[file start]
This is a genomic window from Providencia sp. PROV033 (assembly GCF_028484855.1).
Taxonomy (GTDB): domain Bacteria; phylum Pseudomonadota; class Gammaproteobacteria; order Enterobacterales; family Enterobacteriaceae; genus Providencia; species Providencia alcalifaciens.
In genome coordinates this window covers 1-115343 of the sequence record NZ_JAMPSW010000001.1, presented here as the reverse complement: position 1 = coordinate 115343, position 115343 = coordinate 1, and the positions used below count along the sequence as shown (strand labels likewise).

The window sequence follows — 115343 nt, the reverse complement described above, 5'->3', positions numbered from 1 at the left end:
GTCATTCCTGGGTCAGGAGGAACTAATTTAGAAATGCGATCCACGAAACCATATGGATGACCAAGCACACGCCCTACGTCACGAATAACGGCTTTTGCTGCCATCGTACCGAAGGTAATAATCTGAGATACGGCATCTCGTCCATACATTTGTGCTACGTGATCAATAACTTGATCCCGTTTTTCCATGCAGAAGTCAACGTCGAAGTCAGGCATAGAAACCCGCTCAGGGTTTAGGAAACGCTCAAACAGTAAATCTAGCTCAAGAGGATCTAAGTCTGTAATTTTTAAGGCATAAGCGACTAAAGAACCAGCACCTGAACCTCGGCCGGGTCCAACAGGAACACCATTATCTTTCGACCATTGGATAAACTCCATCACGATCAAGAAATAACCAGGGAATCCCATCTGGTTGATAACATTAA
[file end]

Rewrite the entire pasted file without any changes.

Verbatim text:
This is a genomic window from Providencia sp. PROV033 (assembly GCF_028484855.1).
Taxonomy (GTDB): domain Bacteria; phylum Pseudomonadota; class Gammaproteobacteria; order Enterobacterales; family Enterobacteriaceae; genus Providencia; species Providencia alcalifaciens.
In genome coordinates this window covers 1-115343 of the sequence record NZ_JAMPSW010000001.1, presented here as the reverse complement: position 1 = coordinate 115343, position 115343 = coordinate 1, and the positions used below count along the sequence as shown (strand labels likewise).

The window sequence follows — 115343 nt, the reverse complement described above, 5'->3', positions numbered from 1 at the left end:
GTCATTCCTGGGTCAGGAGGAACTAATTTAGAAATGCGATCCACGAAACCATATGGATGACCAAGCACACGCCCTACGTCACGAATAACGGCTTTTGCTGCCATCGTACCGAAGGTAATAATCTGAGATACGGCATCTCGTCCATACATTTGTGCTACGTGATCAATAACTTGATCCCGTTTTTCCATGCAGAAGTCAACGTCGAAGTCAGGCATAGAAACCCGCTCAGGGTTTAGGAAACGCTCAAACAGTAAATCTAGCTCAAGAGGATCTAAGTCTGTAATTTTTAAGGCATAAGCGACTAAAGAACCAGCACCTGAACCTCGGCCGGGTCCAACAGGAACACCATTATCTTTCGACCATTGGATAAACTCCATCACGATCAAGAAATAACCAGGGAATCCCATCTGGTTGATAACATTAA